Roommate Recognition: Doctors Emily Gottlieb ’03 and Ashley O’Reilly ’03 win Washington, D.C. award

Ever since their first year at Carleton, best friends and roommates Emily Gottlieb ’03 and Ashley O’Reilly ’03 have pushed to the front of their fields together.

Greta Hardy-Mittell ’23 Feb. 20, 2020

Friendship isn’t a criterion to get onto the Washingtonian’s annual Top Doctor list. But ever since their first year at Carleton, besties Emily Gottlieb ’03 and Ashley O’Reilly ’03 have pushed to the front of their fields together.

Ashley (left) and Emily (right) named Washingtonian Top Doctors in November 2019Last November, the Washingtonian magazine recognized both Gottlieb and O’Reilly as outstanding doctors in their respective fields of Obstetrics/Gynecology and Otolaryngology. Remarkably, they have each received this honor after practicing for only five and six years. Making the Washingtonian list connotes that a doctor has established themselves in their career; typically, the doctors who receive this honor are the senior partners in their practice. Gottlieb and O’Reilly’s selection shows that they are already well-respected in their fields, as it was based on votes from peer doctors in Washington D.C., Maryland and Virginia. In O’Reilly’s words, it reveals “who your doctors think are amazing doctors.” So for the two friends, the award is particularly special because they got to vote for each other.Senior year at Carleton, September 2002

Gottlieb and O’Reilly met before they even started school at Carleton, during their first preseasons for volleyball and cross country, respectively. They quickly learned that they both dreamed of being doctors. Soon enough, they were following the biology major and pre-med track together, taking almost all of the same classes and sharing favorite biology professors. By their senior year, they were roommates in the former Love House.

After finishing Grandma's Marathon in Duluth, MN in 2004The two have lived parallel lives ever since. After graduation, they moved out to Washington D.C., along with their Carleton boyfriends and two other Carleton friends. The six young alumni shared a house for a year before splitting off: O’Reilly stayed in D.C. to go to Georgetown while Gottlieb attended Philadelphia College of Osteopathic Medicine. But even while they were apart, the two friends always met back up. In fact, they ran eight marathons together in their first six years after graduation, meeting up for long training runs in one state or another. “Our last marathon was the weekend before our residencies started,” said O’Reilly. “It was our last hurrah.”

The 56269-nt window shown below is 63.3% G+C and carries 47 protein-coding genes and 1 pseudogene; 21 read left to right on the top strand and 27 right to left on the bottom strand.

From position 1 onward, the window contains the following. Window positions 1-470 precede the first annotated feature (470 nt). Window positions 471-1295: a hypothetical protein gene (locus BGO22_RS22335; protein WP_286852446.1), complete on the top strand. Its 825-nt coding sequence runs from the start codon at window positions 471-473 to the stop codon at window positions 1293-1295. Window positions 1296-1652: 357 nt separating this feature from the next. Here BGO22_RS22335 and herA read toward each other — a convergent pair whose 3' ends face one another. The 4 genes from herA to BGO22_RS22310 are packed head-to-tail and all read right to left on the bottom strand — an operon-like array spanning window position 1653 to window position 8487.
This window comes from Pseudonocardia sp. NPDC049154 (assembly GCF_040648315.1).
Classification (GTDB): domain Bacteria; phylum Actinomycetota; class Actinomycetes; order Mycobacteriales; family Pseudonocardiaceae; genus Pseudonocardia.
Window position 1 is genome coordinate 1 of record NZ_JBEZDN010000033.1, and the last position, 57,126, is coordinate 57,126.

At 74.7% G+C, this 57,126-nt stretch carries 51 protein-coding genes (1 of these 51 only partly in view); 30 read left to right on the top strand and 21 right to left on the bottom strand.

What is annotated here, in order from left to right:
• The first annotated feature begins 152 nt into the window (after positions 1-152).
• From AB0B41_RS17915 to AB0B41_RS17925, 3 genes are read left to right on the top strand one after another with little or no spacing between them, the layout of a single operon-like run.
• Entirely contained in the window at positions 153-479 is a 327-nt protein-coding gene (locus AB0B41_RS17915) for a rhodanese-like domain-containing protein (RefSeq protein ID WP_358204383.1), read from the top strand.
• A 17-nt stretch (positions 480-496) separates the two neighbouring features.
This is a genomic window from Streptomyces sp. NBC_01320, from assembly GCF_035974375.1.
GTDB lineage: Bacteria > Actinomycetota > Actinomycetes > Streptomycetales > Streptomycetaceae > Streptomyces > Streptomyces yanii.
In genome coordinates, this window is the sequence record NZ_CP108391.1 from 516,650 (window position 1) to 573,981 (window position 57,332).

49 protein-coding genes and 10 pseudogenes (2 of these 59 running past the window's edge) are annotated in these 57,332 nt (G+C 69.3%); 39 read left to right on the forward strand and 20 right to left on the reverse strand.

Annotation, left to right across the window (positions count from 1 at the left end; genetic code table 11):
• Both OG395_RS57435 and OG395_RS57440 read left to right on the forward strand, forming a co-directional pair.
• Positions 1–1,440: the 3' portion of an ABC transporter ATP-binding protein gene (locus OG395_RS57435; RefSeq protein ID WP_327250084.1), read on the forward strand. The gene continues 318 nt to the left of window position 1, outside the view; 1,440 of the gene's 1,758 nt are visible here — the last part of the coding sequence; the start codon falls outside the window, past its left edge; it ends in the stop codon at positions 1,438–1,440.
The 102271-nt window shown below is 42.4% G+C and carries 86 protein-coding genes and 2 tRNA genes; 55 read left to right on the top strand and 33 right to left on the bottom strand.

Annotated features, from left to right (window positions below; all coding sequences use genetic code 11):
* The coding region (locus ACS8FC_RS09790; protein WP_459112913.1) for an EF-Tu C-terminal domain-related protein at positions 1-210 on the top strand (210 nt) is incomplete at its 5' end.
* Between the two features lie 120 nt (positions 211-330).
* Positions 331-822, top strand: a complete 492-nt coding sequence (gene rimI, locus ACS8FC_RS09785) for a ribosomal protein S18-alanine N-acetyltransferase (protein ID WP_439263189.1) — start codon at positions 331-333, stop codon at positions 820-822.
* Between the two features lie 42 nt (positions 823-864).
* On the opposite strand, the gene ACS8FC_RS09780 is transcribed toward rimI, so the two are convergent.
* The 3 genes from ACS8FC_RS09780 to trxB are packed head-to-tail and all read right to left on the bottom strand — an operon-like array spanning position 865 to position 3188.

Family vacation to Jamaica in March 2017 with Scott O'Reilly ’02, Jon Davey ’03, and the kidsToday, they’re both back in the D.C. area. “We’re kind of like each other’s family here,” Gottlieb said when I called, and I could tell. O’Reilly had driven through traffic from one suburb to another for a joint video interview, and they were making a night out of it. The pair were there with their husbands—the same former boyfriends from the summer after graduation—and three other families of Carleton alums. Fourteen kids were running around the house, including Gottlieb’s three and O’Reilly’s two, all about the same ages. “They act like cousins,” their mothers told me.

Pregnant with their second kids Memorial Day weekend 2014After all, Gottlieb and O’Reilly have certainly supported each other like sisters, in both their lives and their careers. “We relied on each other so much through residency and medical school,” O’Reilly said. “Not just because we’re friends, but also being women having the same experiences, like both having kids at the same time in residency.” That support is what has helped her persevere as a woman in a male-dominated field, she told me. “I think planning our next girls’ trip is what keeps us sane. The women I’ve seen struggle the most are the ones who isolate themselves from other women.”

O’Reilly sees her field as moving in a direction where it’s easier and easier for women to find each other. Certainly coming from Carleton, a school with a high proportion of women in STEM, she saw her pre-med ambitions encouraged. “I never felt like there was a male-female dichotomy, because I didn’t want to,” she said. “I’m sure there are some women out there who feel like no matter what they do, they’re going to be at a disadvantage, but I fortunately have never felt that way.”

Gottlieb added that not only did many of her female friends go on to be doctors, but that most of the doctors she knows are women—so many that when she asked her son whether he wanted to be a doctor when he grew up, he responded, “No, I thought only girls could be doctors.” Gottlieb’s world, at least, has come far enough that she has to explain to her son that men can be doctors, too. “That’s our reality,” she said.

So is it just a lucky coincidence that Gottlieb and O’Reilly were both recognized as Washington’s Top Doctors in the same year? Maybe—or perhaps it’s part of a greater surge in women doctors helping each other succeed.

Posted In